Deer Ridge Trail

High Above Olympic Valleys
View of Grand Valley from west of Deer Park.

Jim Patterson

Trail Conditions
Special Concerns


  • For the most up to date information on how to obtain a Wilderness Permit, visit our Wilderness Reservations Page.
  • Check with the USFS for Slab Camp road status.


Ecosystem type: Montane forest, subalpine meadow
Trail tread types: Good
General elevation trend: Moderate
Unique features: Views, rhododendrons
Level of difficulty: Moderate
Distance: 1.5 miles (National Park section only) 4.8 miles from Slab Camp to Deer Park
Elevation change: 5,400 feet to 5,000 feet (NPS section only); Slab Camp to Deer Park 2,500 feet to 4,500 feet
Best Season: June through October


Food Storage Method: Bear canisters are required in the subalpine high country where food cannot be hung at least 12 feet high and 10 feet out from the nearest tree trunk.
Campsites: There are no good campsites located along this trail.
Toilet Facilities: None. Bury waste 6-8" deep and 200 feet from water sources and campsites. Please pack out toilet paper.
Water Source: No water along the trail. There are springs at Deer Park and Slab Camp.
Stock: Allowed. See Stock Use for regulations.


Special Concerns

Leave No Trace: Practice Leave No Trace during your stay to protect vegetation and other park resources. Camp in established sites or on bare ground.
Campfires: To protect sensitive vegetation, campfires are prohibited above 3,500 feet. Where fires are allowed, leave no trace of your fire ring. Burn dead and down wood only.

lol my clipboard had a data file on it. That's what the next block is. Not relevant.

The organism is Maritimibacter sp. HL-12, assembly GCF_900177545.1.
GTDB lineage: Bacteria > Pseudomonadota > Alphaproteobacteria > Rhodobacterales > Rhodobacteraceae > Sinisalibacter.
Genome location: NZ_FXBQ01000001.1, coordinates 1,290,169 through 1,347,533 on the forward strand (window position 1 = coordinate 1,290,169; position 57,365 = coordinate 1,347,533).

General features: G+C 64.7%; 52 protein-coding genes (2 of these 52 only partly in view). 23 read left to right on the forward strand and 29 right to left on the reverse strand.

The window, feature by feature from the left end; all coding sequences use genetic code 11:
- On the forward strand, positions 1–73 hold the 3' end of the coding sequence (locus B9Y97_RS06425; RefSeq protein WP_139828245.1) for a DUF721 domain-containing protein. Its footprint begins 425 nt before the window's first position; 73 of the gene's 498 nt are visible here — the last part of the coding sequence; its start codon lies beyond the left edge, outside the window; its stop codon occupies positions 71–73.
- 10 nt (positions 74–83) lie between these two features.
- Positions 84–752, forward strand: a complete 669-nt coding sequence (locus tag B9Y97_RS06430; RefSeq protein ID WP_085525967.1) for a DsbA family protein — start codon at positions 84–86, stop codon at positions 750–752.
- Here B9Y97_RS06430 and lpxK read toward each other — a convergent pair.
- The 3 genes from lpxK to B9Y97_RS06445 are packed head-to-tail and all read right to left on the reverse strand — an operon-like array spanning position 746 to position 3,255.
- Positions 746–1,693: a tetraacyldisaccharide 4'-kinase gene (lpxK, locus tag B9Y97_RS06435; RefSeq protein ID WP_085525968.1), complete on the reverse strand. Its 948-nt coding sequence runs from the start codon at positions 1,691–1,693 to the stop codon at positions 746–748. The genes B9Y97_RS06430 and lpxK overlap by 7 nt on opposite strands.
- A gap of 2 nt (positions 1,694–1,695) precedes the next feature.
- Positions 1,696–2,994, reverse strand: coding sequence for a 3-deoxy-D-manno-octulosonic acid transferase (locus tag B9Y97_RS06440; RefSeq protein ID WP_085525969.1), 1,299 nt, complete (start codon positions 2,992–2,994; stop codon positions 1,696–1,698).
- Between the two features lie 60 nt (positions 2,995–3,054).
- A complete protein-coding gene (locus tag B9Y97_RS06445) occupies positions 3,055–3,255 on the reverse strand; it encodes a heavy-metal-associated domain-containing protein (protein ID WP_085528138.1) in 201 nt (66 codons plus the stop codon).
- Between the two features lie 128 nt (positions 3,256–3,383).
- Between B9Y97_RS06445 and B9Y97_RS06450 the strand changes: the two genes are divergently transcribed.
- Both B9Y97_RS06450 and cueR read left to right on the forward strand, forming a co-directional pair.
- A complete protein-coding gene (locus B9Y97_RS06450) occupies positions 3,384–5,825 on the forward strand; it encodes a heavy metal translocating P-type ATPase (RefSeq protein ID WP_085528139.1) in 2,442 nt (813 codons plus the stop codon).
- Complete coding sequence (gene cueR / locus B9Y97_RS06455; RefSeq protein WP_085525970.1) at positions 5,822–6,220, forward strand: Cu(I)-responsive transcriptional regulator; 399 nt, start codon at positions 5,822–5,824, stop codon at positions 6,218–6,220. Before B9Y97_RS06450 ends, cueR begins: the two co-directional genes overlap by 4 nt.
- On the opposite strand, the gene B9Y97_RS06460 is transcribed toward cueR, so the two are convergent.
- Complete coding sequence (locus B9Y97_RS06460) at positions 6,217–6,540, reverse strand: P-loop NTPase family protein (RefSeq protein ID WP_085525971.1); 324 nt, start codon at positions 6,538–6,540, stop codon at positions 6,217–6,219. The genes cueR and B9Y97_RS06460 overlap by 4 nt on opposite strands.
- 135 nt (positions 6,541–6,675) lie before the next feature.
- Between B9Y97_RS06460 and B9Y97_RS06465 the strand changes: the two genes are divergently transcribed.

Respect Wildlife: To protect bears and other wildlife, all food, garbage, and scented items must be secured from all wildlife 24 hours a day. Bear canisters are recommended in this area.



  • Always carry the 10 Essentials: map, compass, flashlight, knife, matches, nylon cord, extra food and water, and rain gear with warm clothes.
  • Map & compass navigation skills may be necessary in places along this trail. Snow may cover higher reaches of this trail in any season, so know how to navigate without a trail for guidance.
  • Let someone know where and when you are taking your hike. Make emergency plans for them to follow if you do not return.
  • Watch the weather before and during your hike. Storms move quickly. Whiteouts are sudden. Read the weather forecasts, but remember to read the weather in front of your eyes.

Last updated: September 8, 2021

Contact the Park

Mailing Address:

600 E. Park Avenue
Port Angeles, WA 98362


(360) 565-3130

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